It certainly is possible to have a reasonably respectful debate. My mention of the twins was perhaps out of order, but in my defense, I will mention that Mooney isn't participating in the this specific conversation nor is it probable that he will read the blog. Furthermore, I said it with a slight touch of irony, which would be difficult to unravel for those who don't know me and even for those who do, but in any case, I will abide by the rules of the blog.

Jean Kazez said...

We ought to have a discussion sometime about the ethics of name-calling and how a mere name conveys such a sense of loathing or dismissal. I'm not quite sure why that is...but that's why it bothers me. I guess I could go for it if the person in question was somehow truly evil, but it's beyond me to understand why anyone would see these people that way. As to their teeth--well, we should all be so lucky. It ought to be illegal to be so cute...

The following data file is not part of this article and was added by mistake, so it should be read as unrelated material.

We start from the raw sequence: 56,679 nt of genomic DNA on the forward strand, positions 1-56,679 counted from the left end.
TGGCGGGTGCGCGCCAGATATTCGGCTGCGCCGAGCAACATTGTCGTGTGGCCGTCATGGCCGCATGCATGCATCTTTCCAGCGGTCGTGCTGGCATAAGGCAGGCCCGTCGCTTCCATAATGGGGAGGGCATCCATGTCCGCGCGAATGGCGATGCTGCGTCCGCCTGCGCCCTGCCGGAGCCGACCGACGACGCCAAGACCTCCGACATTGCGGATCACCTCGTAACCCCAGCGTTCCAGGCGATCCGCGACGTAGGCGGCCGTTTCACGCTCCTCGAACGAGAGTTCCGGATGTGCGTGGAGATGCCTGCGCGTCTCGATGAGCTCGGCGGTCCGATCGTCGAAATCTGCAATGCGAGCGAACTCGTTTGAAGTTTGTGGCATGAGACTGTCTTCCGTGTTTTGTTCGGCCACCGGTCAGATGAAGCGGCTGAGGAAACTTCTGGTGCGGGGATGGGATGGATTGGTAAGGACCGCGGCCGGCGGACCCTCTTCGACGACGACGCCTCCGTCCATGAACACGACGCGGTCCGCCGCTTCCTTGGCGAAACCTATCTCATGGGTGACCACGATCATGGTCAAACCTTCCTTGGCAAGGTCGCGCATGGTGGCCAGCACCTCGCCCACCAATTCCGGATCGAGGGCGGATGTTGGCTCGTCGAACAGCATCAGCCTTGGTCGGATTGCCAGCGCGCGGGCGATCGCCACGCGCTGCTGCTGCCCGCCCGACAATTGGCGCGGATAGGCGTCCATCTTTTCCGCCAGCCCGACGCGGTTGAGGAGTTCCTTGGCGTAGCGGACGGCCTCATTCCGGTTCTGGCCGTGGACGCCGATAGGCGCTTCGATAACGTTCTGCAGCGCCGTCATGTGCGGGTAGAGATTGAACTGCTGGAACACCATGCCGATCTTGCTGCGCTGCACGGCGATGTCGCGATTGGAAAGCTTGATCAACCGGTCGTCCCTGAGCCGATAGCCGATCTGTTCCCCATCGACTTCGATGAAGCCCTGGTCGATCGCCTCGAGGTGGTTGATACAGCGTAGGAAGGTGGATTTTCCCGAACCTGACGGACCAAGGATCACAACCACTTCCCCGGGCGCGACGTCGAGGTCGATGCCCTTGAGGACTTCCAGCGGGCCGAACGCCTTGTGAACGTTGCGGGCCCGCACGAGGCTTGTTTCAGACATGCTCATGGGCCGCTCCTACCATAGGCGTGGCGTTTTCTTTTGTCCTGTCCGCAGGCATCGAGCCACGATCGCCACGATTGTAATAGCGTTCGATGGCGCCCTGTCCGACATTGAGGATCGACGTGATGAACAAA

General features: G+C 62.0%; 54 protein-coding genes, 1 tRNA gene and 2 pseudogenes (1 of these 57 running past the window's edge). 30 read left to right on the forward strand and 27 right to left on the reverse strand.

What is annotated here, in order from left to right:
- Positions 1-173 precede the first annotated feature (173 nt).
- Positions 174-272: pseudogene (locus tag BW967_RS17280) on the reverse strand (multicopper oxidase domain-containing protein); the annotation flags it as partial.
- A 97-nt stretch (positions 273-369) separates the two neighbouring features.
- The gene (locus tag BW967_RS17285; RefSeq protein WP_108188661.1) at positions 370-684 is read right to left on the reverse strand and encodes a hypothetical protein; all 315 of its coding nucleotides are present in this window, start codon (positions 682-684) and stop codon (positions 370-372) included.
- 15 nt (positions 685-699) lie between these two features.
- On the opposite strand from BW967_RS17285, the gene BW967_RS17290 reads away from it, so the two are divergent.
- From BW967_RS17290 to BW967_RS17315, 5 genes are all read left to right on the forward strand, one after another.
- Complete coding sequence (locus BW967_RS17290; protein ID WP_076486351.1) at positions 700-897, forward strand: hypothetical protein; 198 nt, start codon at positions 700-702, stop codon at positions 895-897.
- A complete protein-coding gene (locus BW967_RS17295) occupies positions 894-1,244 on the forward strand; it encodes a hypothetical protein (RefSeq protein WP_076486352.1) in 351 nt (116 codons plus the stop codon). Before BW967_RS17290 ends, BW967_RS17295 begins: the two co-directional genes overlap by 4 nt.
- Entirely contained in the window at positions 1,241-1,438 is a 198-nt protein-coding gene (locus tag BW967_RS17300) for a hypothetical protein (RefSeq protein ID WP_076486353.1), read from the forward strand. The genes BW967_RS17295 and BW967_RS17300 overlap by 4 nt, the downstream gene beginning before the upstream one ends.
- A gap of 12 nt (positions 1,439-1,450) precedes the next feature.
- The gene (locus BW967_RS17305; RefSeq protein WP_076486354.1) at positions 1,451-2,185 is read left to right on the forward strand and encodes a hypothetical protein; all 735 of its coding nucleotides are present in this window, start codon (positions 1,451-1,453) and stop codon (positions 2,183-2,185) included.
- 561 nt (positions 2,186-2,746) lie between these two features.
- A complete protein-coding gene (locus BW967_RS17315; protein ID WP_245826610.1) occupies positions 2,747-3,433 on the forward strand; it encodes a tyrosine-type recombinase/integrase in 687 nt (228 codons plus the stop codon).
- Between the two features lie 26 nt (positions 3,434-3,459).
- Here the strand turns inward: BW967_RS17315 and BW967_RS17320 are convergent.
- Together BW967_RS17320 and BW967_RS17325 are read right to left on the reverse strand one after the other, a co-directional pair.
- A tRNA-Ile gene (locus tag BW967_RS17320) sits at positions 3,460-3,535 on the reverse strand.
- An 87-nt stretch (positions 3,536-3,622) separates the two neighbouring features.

amos said...

I certainly don't loathe anyone in this discussion. Actually, I used the word, the "twins", to convey a certain ironic distance, but it would take pages and pages to unravel myself, if I could. As I've said before, the Mooney wars are not mine: whether science is taught in the schools is not a subject which keeps me awake at night. I join in out of idle curiosity and out of interest in the cast of characters, more than in the theme itself. Everyone has his or her personal gods and demons, and this whole debate, in fact, the entire subject of the new atheism, doesn't touch mine, although the subject of parenting, for example, does. I simply comment on the subject that is being discussed at the dinner table, but not only don't I share the positions of any of the contending parties, I don't frame the world in the way that the contending parties do. The posts on parenting give me more opportunity to unravel myself. In any case, I have no personal animosities towards anyone involved in this debate, perhaps because it is not my debate, it doesn't concern me, except insofar as I play at being a responsible citizen, a role that doesn't touch me deeply.